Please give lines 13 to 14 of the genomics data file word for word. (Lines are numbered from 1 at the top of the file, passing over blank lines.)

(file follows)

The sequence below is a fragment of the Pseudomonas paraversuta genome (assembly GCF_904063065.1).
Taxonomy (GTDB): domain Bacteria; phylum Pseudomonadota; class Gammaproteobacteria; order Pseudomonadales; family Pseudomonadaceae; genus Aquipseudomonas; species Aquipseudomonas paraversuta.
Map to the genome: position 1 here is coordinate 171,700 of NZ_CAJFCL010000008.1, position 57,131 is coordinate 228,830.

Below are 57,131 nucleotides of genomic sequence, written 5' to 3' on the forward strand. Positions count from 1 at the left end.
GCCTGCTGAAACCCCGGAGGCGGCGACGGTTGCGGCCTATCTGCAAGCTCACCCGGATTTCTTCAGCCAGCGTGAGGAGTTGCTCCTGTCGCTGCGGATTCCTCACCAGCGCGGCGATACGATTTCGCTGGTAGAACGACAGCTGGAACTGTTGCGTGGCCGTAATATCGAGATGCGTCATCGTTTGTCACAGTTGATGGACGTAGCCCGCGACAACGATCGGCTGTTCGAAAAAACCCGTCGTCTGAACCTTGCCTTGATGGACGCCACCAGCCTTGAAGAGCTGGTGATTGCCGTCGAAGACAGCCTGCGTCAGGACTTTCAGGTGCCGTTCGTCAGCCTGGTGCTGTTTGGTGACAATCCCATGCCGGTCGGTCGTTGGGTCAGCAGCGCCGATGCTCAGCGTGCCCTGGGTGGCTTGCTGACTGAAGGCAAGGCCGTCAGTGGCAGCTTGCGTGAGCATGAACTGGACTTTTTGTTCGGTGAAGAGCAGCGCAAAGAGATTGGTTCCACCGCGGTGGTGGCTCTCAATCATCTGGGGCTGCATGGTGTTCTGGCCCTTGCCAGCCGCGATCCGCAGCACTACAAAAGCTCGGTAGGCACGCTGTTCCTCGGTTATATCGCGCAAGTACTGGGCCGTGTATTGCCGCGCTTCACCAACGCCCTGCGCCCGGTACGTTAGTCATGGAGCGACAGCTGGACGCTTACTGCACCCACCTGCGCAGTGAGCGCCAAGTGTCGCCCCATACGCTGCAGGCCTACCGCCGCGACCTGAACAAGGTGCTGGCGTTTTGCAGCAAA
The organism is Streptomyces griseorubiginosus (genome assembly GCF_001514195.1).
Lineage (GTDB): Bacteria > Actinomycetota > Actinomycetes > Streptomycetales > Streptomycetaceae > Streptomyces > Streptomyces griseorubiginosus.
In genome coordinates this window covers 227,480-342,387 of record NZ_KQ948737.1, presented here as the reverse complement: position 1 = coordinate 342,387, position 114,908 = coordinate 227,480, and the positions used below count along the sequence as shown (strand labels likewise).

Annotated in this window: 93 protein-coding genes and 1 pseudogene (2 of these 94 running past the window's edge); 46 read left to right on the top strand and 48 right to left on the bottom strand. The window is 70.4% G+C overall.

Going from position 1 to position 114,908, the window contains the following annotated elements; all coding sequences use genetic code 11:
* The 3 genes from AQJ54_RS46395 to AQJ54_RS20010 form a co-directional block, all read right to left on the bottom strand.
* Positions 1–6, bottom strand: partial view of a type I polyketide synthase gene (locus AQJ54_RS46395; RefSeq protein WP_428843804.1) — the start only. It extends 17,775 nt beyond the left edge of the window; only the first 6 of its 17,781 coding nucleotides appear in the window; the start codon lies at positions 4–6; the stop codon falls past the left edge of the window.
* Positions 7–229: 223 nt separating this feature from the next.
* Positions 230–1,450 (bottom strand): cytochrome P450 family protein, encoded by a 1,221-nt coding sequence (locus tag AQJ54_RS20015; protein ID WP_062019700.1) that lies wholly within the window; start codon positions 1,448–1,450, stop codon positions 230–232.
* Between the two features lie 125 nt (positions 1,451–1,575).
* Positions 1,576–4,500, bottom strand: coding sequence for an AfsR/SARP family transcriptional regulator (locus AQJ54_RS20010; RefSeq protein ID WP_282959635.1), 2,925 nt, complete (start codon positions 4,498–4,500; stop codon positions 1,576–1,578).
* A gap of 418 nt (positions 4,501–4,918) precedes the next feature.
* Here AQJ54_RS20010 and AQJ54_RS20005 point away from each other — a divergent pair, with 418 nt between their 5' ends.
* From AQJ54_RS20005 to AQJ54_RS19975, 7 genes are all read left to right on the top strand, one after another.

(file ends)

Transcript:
* Positions 7–229: 223 nt separating this feature from the next.
* Positions 230–1,450 (bottom strand): cytochrome P450 family protein, encoded by a 1,221-nt coding sequence (locus tag AQJ54_RS20015; protein ID WP_062019700.1) that lies wholly within the window; start codon positions 1,448–1,450, stop codon positions 230–232.